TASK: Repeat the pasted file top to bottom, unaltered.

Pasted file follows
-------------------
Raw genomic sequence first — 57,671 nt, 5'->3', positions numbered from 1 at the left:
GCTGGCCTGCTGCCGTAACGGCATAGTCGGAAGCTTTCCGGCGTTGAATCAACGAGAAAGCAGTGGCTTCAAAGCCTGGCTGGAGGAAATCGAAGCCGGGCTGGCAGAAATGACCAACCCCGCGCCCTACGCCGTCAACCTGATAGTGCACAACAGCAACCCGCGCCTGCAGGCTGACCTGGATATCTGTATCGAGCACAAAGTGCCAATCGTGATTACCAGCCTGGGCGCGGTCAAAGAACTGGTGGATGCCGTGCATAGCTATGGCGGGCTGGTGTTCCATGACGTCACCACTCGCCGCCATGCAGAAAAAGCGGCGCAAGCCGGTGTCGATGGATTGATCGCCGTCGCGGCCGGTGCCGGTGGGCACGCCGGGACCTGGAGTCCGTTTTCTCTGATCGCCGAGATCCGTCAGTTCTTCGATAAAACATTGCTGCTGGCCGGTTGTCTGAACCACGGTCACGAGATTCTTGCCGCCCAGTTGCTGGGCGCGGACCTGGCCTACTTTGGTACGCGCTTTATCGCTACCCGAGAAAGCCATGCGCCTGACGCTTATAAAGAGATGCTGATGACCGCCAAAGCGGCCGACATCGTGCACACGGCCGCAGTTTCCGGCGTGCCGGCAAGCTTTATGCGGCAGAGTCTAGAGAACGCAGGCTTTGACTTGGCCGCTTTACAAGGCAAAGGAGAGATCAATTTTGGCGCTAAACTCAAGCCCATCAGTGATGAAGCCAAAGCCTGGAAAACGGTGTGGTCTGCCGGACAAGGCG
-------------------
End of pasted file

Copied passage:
Raw genomic sequence first — 57,671 nt, 5'->3', positions numbered from 1 at the left:
GCTGGCCTGCTGCCGTAACGGCATAGTCGGAAGCTTTCCGGCGTTGAATCAACGAGAAAGCAGTGGCTTCAAAGCCTGGCTGGAGGAAATCGAAGCCGGGCTGGCAGAAATGACCAACCCCGCGCCCTACGCCGTCAACCTGATAGTGCACAACAGCAACCCGCGCCTGCAGGCTGACCTGGATATCTGTATCGAGCACAAAGTGCCAATCGTGATTACCAGCCTGGGCGCGGTCAAAGAACTGGTGGATGCCGTGCATAGCTATGGCGGGCTGGTGTTCCATGACGTCACCACTCGCCGCCATGCAGAAAAAGCGGCGCAAGCCGGTGTCGATGGATTGATCGCCGTCGCGGCCGGTGCCGGTGGGCACGCCGGGACCTGGAGTCCGTTTTCTCTGATCGCCGAGATCCGTCAGTTCTTCGATAAAACATTGCTGCTGGCCGGTTGTCTGAACCACGGTCACGAGATTCTTGCCGCCCAGTTGCTGGGCGCGGACCTGGCCTACTTTGGTACGCGCTTTATCGCTACCCGAGAAAGCCATGCGCCTGACGCTTATAAAGAGATGCTGATGACCGCCAAAGCGGCCGACATCGTGCACACGGCCGCAGTTTCCGGCGTGCCGGCAAGCTTTATGCGGCAGAGTCTAGAGAACGCAGGCTTTGACTTGGCCGCTTTACAAGGCAAAGGAGAGATCAATTTTGGCGCTAAACTCAAGCCCATCAGTGATGAAGCCAAAGCCTGGAAAACGGTGTGGTCTGCCGGACAAGGCG